While we don’t see Greece and Puerto Rico as a significant risk we are keeping a close eye on China. China is the second largest economy trailing only the U.S. Interestingly, the fall in Chinese stocks is not receiving nearly the press coverage as Greece. Primarily there are two types of markets in China. The first is comprised of mainland stocks that are mostly driven by individual investors. And, the second is stocks that are traded in Hong Kong (Hang Seng) which are primarily driven by international institutions. The Hong Kong Hang Seng is 4-5 times larger than the mainland stock market and is much more significant in terms of the impact to the global markets. The mainland shares that are driven by your “mom-and-pop” investors have experienced a major bubble. One of China’s mainland indices, the Shenzhen, has gone up over 200% in the last two years (see chart on left). The recent drop (nearly 40%) has found support at the 200 day moving average which means, for now, the long-term uptrend is still in place. There are a couple of reasons that this bubble occurred. First, the mainland mom-and-pop investor are relatively new to trading online and having the opportunity to buy stocks for the first time. It reminds me of what trading was during the tech bubble in the U.S. in the late 90’s when average individual investors first started trading stocks online. The second reason this bubble occurred is that China just recently started allowing margin (borrowing off your stocks to buy more stocks) about 5 years ago. Margin investing, when done on mass, can cause markets to go up very fast and down very fast. While mainland Chinese stocks have recently experienced a bubble, the recent 40% drop may allow the market to go up higher yet as it is healthy for markets to experience a big drop after a parabolic rise. While mainland shares are considered to have high valuations (overpriced), shares traded on the Hang Seng Index have a price-to-earnings multiple of under 10 times earnings, the lowest relative valuation (to the MSCI AC World Index) in over 10 years. In sum, while mainland Chinese shares have recently experienced a bubble and are not yet out of the woods, the more significant Hang Seng does not have the characteristics of a bubble. Going forward we will keep a close eye on China to see if panic selling continues to feed on itself thereby causing individual investors and companies in mainland China to cut their spending which could have negative effects on the world economy. As of now, we don’t believe that will happen.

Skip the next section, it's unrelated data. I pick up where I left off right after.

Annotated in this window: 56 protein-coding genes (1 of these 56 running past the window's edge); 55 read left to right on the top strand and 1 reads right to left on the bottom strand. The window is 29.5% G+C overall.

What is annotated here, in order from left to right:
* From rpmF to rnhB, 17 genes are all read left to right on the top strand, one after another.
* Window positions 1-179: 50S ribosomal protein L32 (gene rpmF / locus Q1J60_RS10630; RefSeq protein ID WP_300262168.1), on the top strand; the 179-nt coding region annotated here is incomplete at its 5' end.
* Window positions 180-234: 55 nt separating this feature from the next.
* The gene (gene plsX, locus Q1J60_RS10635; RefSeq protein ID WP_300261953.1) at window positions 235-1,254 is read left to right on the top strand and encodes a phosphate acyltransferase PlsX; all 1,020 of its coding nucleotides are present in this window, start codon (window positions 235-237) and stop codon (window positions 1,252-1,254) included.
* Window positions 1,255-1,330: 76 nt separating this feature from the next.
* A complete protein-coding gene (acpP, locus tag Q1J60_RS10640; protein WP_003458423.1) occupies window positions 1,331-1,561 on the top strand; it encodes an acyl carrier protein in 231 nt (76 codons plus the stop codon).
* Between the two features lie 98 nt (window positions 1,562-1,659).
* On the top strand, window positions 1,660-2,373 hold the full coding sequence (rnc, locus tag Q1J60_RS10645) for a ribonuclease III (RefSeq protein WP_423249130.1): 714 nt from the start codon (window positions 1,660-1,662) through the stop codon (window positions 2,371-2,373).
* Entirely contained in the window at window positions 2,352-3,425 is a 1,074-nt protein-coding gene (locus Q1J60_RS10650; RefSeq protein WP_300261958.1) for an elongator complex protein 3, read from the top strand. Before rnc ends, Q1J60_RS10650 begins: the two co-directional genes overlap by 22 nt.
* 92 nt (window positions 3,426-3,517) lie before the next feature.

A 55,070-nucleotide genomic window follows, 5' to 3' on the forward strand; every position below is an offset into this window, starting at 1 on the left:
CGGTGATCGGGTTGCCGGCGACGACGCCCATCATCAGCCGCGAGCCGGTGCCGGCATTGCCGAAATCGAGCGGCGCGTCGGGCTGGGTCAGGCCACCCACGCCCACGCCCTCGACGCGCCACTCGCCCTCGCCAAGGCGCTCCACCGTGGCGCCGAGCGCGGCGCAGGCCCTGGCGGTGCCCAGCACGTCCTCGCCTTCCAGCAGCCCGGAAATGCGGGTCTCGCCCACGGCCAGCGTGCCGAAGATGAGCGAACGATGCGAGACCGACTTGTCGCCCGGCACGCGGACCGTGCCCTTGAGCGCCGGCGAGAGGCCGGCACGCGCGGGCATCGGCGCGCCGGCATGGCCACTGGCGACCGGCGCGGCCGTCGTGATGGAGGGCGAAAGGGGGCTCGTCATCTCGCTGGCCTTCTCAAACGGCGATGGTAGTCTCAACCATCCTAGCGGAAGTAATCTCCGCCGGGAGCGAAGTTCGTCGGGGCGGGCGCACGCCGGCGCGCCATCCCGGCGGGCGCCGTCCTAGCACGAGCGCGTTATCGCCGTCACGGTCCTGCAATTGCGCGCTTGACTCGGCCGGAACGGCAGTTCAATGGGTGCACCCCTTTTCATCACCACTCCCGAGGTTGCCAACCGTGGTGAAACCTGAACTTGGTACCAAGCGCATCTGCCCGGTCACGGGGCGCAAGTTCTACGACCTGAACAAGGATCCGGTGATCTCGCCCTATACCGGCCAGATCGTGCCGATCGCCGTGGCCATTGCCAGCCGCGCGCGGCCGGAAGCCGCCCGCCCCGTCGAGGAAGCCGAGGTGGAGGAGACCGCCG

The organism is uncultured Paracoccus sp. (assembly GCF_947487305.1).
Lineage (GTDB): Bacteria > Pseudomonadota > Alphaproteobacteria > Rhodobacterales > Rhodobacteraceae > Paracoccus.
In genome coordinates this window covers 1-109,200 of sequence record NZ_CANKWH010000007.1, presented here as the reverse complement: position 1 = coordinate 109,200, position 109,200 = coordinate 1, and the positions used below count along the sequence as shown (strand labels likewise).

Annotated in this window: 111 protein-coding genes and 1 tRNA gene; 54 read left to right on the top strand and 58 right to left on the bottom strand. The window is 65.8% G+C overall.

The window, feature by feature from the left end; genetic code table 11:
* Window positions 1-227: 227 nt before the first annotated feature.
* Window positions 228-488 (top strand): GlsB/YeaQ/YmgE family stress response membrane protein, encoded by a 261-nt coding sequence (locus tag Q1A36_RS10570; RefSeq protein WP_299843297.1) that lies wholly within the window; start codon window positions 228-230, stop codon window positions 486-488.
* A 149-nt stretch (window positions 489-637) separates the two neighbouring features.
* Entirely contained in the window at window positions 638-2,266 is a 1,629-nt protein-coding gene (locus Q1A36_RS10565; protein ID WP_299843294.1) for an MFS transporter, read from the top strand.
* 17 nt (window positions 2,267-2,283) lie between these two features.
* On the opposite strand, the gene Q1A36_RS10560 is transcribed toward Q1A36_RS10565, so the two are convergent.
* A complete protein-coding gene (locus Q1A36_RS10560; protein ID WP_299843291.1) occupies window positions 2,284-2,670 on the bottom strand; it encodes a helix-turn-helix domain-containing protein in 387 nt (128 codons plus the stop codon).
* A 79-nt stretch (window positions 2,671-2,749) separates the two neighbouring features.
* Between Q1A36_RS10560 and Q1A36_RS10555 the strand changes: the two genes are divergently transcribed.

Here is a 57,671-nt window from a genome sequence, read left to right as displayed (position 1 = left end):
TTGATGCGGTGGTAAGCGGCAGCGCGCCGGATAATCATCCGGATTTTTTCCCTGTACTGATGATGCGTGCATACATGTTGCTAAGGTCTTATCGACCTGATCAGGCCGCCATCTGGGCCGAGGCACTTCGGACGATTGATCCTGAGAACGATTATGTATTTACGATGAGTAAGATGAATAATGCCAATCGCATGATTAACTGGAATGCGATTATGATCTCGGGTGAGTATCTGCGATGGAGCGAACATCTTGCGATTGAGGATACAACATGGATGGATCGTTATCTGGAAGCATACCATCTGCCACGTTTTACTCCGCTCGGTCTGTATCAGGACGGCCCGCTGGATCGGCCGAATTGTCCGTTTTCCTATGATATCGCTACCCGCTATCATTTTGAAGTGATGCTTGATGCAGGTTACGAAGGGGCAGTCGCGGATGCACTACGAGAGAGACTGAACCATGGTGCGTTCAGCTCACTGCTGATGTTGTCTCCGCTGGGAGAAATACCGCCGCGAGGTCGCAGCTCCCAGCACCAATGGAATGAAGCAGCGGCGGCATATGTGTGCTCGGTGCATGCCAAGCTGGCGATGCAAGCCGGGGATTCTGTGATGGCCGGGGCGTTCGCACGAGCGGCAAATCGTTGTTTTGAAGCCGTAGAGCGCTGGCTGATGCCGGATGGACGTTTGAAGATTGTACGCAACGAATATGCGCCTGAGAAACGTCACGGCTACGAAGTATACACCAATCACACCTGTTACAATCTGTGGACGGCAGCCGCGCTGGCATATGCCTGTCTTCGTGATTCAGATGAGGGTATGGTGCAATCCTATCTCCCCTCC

Ramifications of a Future Rate Hike